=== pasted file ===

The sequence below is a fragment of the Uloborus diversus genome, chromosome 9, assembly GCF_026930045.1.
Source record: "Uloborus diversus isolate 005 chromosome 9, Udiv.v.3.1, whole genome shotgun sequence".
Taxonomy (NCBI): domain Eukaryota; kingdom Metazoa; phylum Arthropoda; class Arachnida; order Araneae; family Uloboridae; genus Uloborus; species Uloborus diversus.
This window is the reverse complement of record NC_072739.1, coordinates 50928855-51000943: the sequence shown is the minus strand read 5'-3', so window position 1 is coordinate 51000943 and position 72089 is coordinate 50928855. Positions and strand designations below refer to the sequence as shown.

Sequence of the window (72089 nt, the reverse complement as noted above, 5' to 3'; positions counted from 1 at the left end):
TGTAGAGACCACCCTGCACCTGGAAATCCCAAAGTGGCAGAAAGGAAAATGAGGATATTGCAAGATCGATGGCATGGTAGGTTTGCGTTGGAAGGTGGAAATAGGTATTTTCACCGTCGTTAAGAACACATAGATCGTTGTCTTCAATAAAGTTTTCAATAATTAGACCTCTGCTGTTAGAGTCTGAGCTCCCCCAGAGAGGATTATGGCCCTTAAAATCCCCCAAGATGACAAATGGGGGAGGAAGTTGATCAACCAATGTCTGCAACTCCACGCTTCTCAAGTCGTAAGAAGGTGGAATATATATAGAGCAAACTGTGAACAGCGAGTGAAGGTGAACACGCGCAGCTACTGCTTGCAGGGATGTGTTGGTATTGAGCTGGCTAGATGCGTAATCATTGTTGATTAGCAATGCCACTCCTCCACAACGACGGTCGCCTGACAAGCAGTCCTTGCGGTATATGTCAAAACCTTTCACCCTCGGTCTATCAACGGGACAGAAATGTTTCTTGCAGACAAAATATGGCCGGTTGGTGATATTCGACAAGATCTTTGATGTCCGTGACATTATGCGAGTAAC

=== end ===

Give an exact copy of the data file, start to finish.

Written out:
The sequence below is a fragment of the Uloborus diversus genome, chromosome 9, assembly GCF_026930045.1.
Source record: "Uloborus diversus isolate 005 chromosome 9, Udiv.v.3.1, whole genome shotgun sequence".
Taxonomy (NCBI): domain Eukaryota; kingdom Metazoa; phylum Arthropoda; class Arachnida; order Araneae; family Uloboridae; genus Uloborus; species Uloborus diversus.
This window is the reverse complement of record NC_072739.1, coordinates 50928855-51000943: the sequence shown is the minus strand read 5'-3', so window position 1 is coordinate 51000943 and position 72089 is coordinate 50928855. Positions and strand designations below refer to the sequence as shown.

Sequence of the window (72089 nt, the reverse complement as noted above, 5' to 3'; positions counted from 1 at the left end):
TGTAGAGACCACCCTGCACCTGGAAATCCCAAAGTGGCAGAAAGGAAAATGAGGATATTGCAAGATCGATGGCATGGTAGGTTTGCGTTGGAAGGTGGAAATAGGTATTTTCACCGTCGTTAAGAACACATAGATCGTTGTCTTCAATAAAGTTTTCAATAATTAGACCTCTGCTGTTAGAGTCTGAGCTCCCCCAGAGAGGATTATGGCCCTTAAAATCCCCCAAGATGACAAATGGGGGAGGAAGTTGATCAACCAATGTCTGCAACTCCACGCTTCTCAAGTCGTAAGAAGGTGGAATATATATAGAGCAAACTGTGAACAGCGAGTGAAGGTGAACACGCGCAGCTACTGCTTGCAGGGATGTGTTGGTATTGAGCTGGCTAGATGCGTAATCATTGTTGATTAGCAATGCCACTCCTCCACAACGACGGTCGCCTGACAAGCAGTCCTTGCGGTATATGTCAAAACCTTTCACCCTCGGTCTATCAACGGGACAGAAATGTTTCTTGCAGACAAAATATGGCCGGTTGGTGATATTCGACAAGATCTTTGATGTCCGTGACATTATGCGAGTAAC